Re: [PATCH 0/3] extend get/setrlimit to support setting rlimitsexternal to a process (v7)
From: Neil Horman
Date: Thu Nov 05 2009 - 15:48:58 EST
On Wed, Nov 04, 2009 at 12:26:32PM +0100, Ingo Molnar wrote:
> * Neil Horman <nhorman@xxxxxxxxxxxxx> wrote:
> > On Mon, Nov 02, 2009 at 07:51:37PM +0100, Ingo Molnar wrote:
> > >
> > > * Neil Horman <nhorman@xxxxxxxxxxxxx> wrote:
> > >
> > > > > Have you ensured that no rlimit gets propagated during task init
> > > > > into some other value - under the previously correct assumption that
> > > > > rlimits dont change asynchronously under the feet of tasks?
> > > >
> > > > I've looked, and the only place that I see the rlim array getting
> > > > copied is via copy_signal when we're in the clone path. The
> > > > entire rlim array is copied from old task_struct to new
> > > > task_struct under the protection of the current->group_leader task
> > > > lock, which I also hold when updating via sys_setprlimit, so I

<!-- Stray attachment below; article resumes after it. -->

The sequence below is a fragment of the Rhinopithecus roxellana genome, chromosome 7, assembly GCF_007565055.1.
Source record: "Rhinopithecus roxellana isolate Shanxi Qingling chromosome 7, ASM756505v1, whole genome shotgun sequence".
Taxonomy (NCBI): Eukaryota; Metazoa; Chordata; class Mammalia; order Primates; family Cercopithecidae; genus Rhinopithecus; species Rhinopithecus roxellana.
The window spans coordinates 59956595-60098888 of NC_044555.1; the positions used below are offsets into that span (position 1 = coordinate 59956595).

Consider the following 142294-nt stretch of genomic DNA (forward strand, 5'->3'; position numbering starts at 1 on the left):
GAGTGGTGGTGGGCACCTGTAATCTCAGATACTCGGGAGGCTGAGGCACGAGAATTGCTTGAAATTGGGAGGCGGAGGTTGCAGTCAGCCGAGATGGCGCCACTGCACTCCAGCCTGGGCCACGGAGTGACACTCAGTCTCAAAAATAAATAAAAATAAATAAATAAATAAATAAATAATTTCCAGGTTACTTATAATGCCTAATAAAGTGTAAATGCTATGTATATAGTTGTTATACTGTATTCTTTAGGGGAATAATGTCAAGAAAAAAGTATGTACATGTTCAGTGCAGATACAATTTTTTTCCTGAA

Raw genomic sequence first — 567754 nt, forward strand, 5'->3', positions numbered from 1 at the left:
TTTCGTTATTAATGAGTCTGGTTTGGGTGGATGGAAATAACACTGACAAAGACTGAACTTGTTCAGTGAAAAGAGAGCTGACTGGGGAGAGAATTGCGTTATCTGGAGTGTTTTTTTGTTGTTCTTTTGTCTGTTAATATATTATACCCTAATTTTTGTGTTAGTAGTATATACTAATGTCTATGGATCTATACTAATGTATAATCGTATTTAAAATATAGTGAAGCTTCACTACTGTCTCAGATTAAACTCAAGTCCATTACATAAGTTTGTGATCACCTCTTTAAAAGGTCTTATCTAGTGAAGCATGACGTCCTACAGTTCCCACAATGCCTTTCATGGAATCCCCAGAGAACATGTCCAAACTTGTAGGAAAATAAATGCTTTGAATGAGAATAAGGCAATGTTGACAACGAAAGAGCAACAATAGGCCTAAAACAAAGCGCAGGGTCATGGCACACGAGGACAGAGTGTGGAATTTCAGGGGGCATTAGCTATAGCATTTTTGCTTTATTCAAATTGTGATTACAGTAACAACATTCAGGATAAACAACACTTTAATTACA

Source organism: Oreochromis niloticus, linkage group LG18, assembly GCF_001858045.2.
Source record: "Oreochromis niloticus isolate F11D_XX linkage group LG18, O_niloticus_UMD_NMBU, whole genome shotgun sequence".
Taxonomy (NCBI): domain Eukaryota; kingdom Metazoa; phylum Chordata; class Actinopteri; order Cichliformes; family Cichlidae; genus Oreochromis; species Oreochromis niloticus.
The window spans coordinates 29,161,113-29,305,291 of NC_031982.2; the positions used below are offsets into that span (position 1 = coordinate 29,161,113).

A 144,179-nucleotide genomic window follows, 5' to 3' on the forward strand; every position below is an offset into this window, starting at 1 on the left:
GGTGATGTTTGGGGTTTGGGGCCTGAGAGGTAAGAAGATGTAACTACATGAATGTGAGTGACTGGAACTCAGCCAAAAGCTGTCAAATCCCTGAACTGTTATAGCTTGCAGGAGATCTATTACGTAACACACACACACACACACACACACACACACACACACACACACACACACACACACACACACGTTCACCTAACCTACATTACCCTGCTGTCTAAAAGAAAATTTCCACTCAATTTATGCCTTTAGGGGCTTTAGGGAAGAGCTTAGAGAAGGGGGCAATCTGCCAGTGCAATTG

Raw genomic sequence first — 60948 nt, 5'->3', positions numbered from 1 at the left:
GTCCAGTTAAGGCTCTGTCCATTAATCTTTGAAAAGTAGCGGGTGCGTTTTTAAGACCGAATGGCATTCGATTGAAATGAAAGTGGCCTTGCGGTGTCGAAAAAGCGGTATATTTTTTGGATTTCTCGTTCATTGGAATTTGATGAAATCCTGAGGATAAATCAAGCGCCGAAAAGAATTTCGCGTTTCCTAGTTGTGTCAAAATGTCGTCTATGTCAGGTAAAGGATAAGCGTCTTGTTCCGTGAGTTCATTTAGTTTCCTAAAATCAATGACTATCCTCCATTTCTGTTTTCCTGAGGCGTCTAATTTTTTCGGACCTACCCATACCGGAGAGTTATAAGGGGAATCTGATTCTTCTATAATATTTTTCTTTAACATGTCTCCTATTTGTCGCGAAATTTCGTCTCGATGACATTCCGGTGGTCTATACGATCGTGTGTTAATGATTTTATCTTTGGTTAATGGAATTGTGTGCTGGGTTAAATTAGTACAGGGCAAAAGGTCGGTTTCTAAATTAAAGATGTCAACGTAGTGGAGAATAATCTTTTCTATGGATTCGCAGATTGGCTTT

> > > > think we're safe in this case.
> > >
> > > I mean - do we set up any data structure based on a particular
> > > rlimit, that can get out of sync with the rlimit being updated?
> > >
> > > A prominent example would be the stack limit - we base address
> > > layout decisions on it. Check arch/x86/mm/mmap.c. RLIM_INFINITY has
> > > a special meaning plus we also set mmap_base() based on the rlim.
> > Ah, I didn't consider those. Yes it looks like some locking might be
> > needed for cases like that. what would you suggest, simply grabbing
> > the task lock before looking at the rlim array? That seems a bit
> > heavy handed, especially if we want to use the locking consistently.
> > What if we just converted the int array of rlimit to atomic_t's?
> > Would that be sufficient, or still to heavy?
Just to provide a quick update on this, it appears that (unbeknowst to me),
Jiri Slaby got almost this exact same feature in via the linux-next tree:
It still likely needs an audit to make sure theres no race with task access on
the rlimit array, but it doesn't currently require additional security checks
because the only access for a process to another processes limits is by writing
to the /proc/<pid>/limits file, as I had initial proposed. I think theres still
value in the sysscall, so I'll keep going with that aspect, but the rest of the
work appears done.
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